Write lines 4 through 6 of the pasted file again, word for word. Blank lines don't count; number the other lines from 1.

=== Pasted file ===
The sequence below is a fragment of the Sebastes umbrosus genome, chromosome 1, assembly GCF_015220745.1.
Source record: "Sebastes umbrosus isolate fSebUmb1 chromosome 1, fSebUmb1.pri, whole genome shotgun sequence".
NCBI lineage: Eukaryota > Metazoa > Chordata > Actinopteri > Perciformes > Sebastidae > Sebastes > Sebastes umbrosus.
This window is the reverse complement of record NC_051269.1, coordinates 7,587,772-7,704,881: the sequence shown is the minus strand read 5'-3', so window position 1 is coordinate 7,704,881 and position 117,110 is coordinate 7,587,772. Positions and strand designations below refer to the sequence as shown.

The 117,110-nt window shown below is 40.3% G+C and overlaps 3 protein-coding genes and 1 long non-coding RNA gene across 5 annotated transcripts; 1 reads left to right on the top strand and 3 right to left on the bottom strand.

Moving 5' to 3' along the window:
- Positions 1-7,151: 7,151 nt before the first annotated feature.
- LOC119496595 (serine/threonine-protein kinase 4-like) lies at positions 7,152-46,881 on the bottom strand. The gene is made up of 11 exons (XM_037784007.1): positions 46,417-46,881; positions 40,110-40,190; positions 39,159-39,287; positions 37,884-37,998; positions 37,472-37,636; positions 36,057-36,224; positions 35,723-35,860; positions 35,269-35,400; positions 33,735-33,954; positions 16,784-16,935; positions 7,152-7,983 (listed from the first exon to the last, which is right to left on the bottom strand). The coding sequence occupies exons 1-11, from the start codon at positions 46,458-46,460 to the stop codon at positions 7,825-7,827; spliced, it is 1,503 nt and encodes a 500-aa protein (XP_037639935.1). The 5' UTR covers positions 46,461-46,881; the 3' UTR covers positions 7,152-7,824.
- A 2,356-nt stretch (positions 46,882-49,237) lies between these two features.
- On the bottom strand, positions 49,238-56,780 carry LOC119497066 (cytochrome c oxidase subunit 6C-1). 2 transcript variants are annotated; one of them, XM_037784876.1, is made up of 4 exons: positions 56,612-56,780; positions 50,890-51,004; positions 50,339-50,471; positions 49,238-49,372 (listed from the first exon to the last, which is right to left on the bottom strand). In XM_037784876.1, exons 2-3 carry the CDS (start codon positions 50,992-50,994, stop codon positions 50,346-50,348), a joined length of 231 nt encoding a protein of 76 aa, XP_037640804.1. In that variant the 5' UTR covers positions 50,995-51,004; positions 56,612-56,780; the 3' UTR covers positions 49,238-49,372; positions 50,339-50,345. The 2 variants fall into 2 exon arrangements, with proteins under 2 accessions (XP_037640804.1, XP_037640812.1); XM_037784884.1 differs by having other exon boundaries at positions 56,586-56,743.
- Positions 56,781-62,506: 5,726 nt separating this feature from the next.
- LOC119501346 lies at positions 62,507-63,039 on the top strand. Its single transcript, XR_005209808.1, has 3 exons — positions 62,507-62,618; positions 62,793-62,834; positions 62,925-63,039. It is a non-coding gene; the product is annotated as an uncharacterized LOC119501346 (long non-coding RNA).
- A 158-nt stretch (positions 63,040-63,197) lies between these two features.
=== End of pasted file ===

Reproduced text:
This window is the reverse complement of record NC_051269.1, coordinates 7,587,772-7,704,881: the sequence shown is the minus strand read 5'-3', so window position 1 is coordinate 7,704,881 and position 117,110 is coordinate 7,587,772. Positions and strand designations below refer to the sequence as shown.

The 117,110-nt window shown below is 40.3% G+C and overlaps 3 protein-coding genes and 1 long non-coding RNA gene across 5 annotated transcripts; 1 reads left to right on the top strand and 3 right to left on the bottom strand.

Moving 5' to 3' along the window: